The ghost town depicted in these images by photographer Tim Van de Velde is a replica that Belgian artist Gert Robijns built to recreate part of the village he grew up in (+ slideshow).
Constructed on a former military airfield just a few miles away, the fake buildings included a full-size copy of a church and neighbouring house, both entirely stripped of colour.
"I got the idea to make a parallel world for my dead grandfather," Gert Robijns told Dezeen, after explaining how he was approached by the Mayor of the nearby village to make a temporary public artwork.
"The idea was to create a mental archtitectural context, splitting the world into a concrete and a mental world," he added. "The idea was that the world was slightly changed while still repeating itself, since it stayed close to the original."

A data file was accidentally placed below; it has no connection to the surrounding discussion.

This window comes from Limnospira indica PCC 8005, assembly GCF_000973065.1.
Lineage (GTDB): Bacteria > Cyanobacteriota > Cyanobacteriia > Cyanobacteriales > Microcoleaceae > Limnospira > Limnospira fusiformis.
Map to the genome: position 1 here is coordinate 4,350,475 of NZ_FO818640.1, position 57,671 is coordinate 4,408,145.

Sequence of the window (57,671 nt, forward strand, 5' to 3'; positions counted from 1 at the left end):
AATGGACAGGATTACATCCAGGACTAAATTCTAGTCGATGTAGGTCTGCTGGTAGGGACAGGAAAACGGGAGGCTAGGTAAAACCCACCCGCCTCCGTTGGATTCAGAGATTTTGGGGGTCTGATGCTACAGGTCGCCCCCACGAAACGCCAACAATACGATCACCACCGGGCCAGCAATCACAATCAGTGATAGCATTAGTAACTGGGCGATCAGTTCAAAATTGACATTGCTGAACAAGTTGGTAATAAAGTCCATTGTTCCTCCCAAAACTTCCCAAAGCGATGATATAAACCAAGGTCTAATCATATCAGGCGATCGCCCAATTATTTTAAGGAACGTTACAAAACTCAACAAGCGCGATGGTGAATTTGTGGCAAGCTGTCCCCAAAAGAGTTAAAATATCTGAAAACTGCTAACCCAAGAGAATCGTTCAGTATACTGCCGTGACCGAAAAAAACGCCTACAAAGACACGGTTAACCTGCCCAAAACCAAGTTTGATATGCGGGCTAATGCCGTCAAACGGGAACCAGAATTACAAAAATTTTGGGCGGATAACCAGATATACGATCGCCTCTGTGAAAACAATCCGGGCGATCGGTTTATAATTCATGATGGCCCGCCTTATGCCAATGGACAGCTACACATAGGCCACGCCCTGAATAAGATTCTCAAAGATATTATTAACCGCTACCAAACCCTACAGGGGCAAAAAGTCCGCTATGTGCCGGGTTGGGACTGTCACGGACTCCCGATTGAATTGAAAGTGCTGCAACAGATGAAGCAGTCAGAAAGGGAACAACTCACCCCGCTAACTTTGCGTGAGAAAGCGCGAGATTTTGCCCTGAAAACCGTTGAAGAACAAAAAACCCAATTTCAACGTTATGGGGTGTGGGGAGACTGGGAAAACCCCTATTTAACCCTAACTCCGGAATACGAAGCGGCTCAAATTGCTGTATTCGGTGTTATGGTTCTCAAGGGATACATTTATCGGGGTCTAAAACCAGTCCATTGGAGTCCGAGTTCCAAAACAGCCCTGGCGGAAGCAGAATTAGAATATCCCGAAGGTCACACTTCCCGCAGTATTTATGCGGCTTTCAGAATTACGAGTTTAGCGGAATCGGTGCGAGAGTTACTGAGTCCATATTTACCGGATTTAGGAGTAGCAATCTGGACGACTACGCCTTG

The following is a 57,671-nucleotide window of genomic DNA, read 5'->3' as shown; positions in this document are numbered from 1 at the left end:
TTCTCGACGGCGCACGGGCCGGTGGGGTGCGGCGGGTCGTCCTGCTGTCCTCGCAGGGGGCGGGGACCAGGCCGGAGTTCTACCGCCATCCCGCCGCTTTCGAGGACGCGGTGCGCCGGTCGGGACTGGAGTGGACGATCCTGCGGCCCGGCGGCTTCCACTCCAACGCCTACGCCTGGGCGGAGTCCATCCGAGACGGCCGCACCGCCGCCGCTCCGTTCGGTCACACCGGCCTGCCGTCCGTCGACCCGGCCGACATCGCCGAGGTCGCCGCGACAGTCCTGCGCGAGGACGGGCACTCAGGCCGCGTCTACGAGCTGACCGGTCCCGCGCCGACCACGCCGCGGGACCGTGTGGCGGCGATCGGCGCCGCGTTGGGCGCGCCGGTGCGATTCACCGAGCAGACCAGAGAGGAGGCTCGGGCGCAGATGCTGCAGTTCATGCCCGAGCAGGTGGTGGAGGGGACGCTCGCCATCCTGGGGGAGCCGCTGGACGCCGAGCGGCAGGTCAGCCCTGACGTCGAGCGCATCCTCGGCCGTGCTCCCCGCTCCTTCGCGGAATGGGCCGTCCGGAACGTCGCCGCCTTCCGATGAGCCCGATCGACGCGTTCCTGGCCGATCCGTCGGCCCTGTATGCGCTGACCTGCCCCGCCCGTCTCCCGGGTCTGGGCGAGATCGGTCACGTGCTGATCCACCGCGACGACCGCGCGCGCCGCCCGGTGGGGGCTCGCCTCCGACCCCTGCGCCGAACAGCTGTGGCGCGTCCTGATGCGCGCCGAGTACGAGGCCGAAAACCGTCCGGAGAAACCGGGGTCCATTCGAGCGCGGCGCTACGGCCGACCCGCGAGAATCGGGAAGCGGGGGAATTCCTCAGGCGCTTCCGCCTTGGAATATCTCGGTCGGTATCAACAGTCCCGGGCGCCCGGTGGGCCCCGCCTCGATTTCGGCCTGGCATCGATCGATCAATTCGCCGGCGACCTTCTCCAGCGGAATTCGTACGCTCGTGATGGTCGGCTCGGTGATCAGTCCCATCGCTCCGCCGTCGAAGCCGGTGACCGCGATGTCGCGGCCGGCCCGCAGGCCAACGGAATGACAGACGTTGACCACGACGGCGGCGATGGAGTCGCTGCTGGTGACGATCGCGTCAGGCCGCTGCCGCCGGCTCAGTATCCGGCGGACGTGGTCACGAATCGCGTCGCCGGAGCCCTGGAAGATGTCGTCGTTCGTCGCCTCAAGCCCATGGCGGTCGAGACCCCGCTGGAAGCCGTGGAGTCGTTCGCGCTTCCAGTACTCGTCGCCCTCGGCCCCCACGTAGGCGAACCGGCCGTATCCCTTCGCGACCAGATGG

The artist built the structures using chunky chipboard and a metal framework, and each building has only part of a facade. This means that the scene can only be viewed from one angle before the skeletal framework is revealed to the eye.
Robijns described how the installation attracted both tourists and local residents. "People from the village came to look at 'themselves' from a certain distance and people from the art world came to visit both the replica village and the original place," he said.
The exhibition ended in December and the structures have since been dismantled.
Sign up for a daily roundup
of all our stories